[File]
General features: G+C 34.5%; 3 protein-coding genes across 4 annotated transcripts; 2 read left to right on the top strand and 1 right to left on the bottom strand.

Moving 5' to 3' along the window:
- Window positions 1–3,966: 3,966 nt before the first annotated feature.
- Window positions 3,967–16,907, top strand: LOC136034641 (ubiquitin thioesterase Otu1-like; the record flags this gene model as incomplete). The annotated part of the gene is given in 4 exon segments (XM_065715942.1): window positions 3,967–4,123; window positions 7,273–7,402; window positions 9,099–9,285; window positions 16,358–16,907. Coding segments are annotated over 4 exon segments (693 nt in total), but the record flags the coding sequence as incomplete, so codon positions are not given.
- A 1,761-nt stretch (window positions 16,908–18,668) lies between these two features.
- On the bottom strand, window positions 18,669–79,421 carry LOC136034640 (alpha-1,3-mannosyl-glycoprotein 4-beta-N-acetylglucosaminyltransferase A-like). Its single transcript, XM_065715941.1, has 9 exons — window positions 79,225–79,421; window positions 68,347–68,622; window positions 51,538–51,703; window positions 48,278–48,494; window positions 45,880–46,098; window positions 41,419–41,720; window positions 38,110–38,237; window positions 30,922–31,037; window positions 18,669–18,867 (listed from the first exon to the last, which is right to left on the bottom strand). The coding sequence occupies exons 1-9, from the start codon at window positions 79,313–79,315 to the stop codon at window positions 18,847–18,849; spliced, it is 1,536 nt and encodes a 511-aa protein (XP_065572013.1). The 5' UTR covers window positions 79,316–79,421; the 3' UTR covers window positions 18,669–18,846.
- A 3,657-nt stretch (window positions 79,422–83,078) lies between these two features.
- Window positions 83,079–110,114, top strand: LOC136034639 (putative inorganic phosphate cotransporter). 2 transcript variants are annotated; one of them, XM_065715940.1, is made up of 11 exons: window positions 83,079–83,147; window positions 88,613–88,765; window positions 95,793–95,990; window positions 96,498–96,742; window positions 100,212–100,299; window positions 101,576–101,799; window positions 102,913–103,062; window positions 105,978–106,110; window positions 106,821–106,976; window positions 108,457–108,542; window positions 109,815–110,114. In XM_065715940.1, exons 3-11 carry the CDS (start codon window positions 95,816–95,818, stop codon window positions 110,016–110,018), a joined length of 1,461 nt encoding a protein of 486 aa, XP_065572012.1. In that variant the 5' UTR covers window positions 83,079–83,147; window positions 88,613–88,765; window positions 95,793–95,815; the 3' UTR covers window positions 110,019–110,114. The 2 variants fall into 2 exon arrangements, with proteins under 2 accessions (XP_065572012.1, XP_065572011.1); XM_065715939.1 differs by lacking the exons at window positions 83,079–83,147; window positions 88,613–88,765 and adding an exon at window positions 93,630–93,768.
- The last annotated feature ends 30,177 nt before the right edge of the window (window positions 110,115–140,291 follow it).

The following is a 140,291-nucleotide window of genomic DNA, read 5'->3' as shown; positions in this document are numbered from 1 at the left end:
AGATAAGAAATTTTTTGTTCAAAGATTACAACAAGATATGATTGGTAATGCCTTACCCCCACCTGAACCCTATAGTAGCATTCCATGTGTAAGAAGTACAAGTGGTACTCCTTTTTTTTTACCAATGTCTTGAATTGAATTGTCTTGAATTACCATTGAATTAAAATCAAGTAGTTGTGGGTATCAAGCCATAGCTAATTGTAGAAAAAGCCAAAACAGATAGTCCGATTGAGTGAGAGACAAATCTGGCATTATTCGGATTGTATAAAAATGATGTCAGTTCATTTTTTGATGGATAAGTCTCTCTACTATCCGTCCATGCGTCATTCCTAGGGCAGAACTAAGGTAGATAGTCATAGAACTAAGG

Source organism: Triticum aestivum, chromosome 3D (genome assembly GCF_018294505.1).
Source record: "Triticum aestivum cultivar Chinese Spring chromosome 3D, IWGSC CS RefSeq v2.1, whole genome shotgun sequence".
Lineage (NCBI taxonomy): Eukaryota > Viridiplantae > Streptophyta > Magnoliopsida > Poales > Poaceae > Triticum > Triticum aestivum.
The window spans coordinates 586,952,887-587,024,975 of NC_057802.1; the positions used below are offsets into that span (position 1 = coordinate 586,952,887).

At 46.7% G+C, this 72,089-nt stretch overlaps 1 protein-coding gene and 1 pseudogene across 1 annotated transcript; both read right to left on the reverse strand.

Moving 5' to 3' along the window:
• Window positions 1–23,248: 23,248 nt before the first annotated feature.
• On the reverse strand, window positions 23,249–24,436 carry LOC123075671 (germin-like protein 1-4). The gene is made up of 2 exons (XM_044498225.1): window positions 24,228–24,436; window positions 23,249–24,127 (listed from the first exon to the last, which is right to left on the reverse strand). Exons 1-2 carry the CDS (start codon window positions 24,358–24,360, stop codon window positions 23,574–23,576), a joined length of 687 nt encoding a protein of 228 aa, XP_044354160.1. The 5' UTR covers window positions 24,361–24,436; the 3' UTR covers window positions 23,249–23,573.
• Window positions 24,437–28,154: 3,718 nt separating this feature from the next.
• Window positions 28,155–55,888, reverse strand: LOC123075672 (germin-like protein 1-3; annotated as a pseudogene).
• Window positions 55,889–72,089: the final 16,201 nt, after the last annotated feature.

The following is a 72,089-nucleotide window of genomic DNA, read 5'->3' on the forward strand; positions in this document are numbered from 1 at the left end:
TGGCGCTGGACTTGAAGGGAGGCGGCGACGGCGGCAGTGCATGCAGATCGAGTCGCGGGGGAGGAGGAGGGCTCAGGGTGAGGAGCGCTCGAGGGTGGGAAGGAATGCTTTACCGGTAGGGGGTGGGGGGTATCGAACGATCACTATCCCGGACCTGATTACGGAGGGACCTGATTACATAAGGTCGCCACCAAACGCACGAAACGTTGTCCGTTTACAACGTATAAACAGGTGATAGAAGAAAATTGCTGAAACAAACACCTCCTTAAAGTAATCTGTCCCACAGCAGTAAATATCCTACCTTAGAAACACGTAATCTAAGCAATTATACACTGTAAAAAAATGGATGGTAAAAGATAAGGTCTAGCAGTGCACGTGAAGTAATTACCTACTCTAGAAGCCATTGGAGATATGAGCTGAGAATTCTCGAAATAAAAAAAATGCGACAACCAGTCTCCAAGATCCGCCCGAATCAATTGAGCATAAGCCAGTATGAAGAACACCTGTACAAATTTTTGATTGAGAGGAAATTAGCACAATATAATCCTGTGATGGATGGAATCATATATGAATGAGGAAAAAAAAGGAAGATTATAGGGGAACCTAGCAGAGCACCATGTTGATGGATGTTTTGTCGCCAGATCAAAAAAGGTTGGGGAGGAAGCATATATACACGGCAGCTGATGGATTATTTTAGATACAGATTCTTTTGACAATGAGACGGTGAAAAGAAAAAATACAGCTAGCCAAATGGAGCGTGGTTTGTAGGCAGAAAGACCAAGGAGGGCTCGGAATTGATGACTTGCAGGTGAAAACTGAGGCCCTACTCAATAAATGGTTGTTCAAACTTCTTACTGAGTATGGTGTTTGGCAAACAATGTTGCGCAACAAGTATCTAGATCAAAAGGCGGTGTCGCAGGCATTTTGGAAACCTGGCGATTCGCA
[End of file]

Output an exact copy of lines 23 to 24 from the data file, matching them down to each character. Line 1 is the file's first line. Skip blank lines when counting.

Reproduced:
The following is a 72,089-nucleotide window of genomic DNA, read 5'->3' on the forward strand; positions in this document are numbered from 1 at the left end:
TGGCGCTGGACTTGAAGGGAGGCGGCGACGGCGGCAGTGCATGCAGATCGAGTCGCGGGGGAGGAGGAGGGCTCAGGGTGAGGAGCGCTCGAGGGTGGGAAGGAATGCTTTACCGGTAGGGGGTGGGGGGTATCGAACGATCACTATCCCGGACCTGATTACGGAGGGACCTGATTACATAAGGTCGCCACCAAACGCACGAAACGTTGTCCGTTTACAACGTATAAACAGGTGATAGAAGAAAATTGCTGAAACAAACACCTCCTTAAAGTAATCTGTCCCACAGCAGTAAATATCCTACCTTAGAAACACGTAATCTAAGCAATTATACACTGTAAAAAAATGGATGGTAAAAGATAAGGTCTAGCAGTGCACGTGAAGTAATTACCTACTCTAGAAGCCATTGGAGATATGAGCTGAGAATTCTCGAAATAAAAAAAATGCGACAACCAGTCTCCAAGATCCGCCCGAATCAATTGAGCATAAGCCAGTATGAAGAACACCTGTACAAATTTTTGATTGAGAGGAAATTAGCACAATATAATCCTGTGATGGATGGAATCATATATGAATGAGGAAAAAAAAGGAAGATTATAGGGGAACCTAGCAGAGCACCATGTTGATGGATGTTTTGTCGCCAGATCAAAAAAGGTTGGGGAGGAAGCATATATACACGGCAGCTGATGGATTATTTTAGATACAGATTCTTTTGACAATGAGACGGTGAAAAGAAAAAATACAGCTAGCCAAATGGAGCGTGGTTTGTAGGCAGAAAGACCAAGGAGGGCTCGGAATTGATGACTTGCAGGTGAAAACTGAGGCCCTACTCAATAAATGGTTGTTCAAACTTCTTACTGAGTATGGTGTTTGGCAAACAATGTTGCGCAACAAGTATCTAGATCAAAAGGCGGTGTCGCAGGCATTTTGGAAACCTGGCGATTCGCA